August 29, 2014
The late hour of the nationwide presidential broadcast last night makes it impossible to give complete comment on yesterday’s adverse United States Supreme Court ruling immediately — instead we will pick up an issue from the end of last week. Not the happiest times for the other side of the River Plate — Friday’s return of pulp friction with Argentina was followed the very next day by Uruguay’s upset 3-1 defeat at the hands of World Cup minnows Costa Rica (almost a Maracanazo in reverse after Uruguay spoiled Brazil’s last World Cup in 1950). Yet while the vagaries of soccer are not exclusive to any one country (ask Spain), the revived problems with Argentina are largely of Uruguay’s own making.
The José Mujica administration was already pushing its luck last October when it upped the production of the UPM pulp mill from one to 1.2 million tons despite the environmental controversy over this activity and the protests in the Entre Ríos town of Gualeguaychú on the other side of the river during the eight years since the arrival of the then Botnia. On that occasion Argentina finally refrained from going to the World Court as threatened (although severe complications for Montevideo’s transit maritime traffic began from that point) but now the Broad Front government has taken the conscious decision to permit UPM to increase their production from 1.2 to 1.365 million tons, thus more or less obliging the Cristina Fernández de Kirchner administration to deliver this time on its threat to go to the World Court and complicating the relationship in general. The general interpretation is that the Mujica administration is determined to go through with this economically positive (if environmentally dubious) move in an election year with shrinking opinion poll leads despite the complications across the water. In addition, who knows if provoking Argentina might not be an equally attractive motive in order to rally votes with some cheap nationalism?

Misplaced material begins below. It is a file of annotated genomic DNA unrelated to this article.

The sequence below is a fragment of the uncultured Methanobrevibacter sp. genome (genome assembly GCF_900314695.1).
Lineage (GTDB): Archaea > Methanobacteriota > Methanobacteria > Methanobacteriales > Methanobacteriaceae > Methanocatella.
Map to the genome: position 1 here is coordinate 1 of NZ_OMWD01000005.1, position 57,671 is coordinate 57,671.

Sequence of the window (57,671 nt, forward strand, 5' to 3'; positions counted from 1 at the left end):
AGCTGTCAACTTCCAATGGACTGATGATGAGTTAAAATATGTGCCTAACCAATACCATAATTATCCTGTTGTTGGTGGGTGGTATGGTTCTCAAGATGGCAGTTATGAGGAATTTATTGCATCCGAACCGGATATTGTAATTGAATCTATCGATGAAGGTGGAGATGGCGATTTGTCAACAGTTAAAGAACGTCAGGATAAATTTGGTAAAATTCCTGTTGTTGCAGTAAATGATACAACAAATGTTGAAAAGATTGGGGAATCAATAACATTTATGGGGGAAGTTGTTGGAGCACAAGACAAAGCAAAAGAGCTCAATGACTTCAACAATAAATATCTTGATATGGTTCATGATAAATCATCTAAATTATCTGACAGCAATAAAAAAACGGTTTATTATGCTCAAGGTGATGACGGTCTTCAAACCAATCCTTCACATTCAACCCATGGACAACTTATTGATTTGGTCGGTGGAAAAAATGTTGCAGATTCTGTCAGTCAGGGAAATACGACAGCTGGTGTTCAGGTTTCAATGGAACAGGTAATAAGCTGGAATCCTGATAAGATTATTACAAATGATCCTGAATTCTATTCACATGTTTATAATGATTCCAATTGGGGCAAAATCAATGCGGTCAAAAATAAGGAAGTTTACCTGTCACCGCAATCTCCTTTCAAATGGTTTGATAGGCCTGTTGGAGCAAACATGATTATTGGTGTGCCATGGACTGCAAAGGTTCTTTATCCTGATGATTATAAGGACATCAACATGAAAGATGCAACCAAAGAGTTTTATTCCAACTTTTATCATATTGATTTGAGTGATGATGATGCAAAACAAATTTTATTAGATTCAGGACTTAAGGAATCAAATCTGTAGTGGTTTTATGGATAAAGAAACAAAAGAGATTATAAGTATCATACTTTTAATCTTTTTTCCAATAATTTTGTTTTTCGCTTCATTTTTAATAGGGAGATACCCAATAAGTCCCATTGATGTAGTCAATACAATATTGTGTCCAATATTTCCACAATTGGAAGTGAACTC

Bilateral disputes are almost never black and white and Argentina’s environmental objections would ring truer if there were more attention to these problems on other fronts including the pulp industry — the indulgence shown towards mining investors (including a long-sustained veto of the Glaciers Law), the shale alliance with a multinational locked in massive environmental litigation with other Latin American countries (with all due respect to the vast potential of Vaca Muerta) and the substandard heads appointed to the Environment Department (if culture can be upgraded to a ministry, why not the environment?). Amid the World Cup and after yesterday’s adverse ruling in the US, it remains to be seen how high a profile this dispute will take but an old problem has been added to pending issues.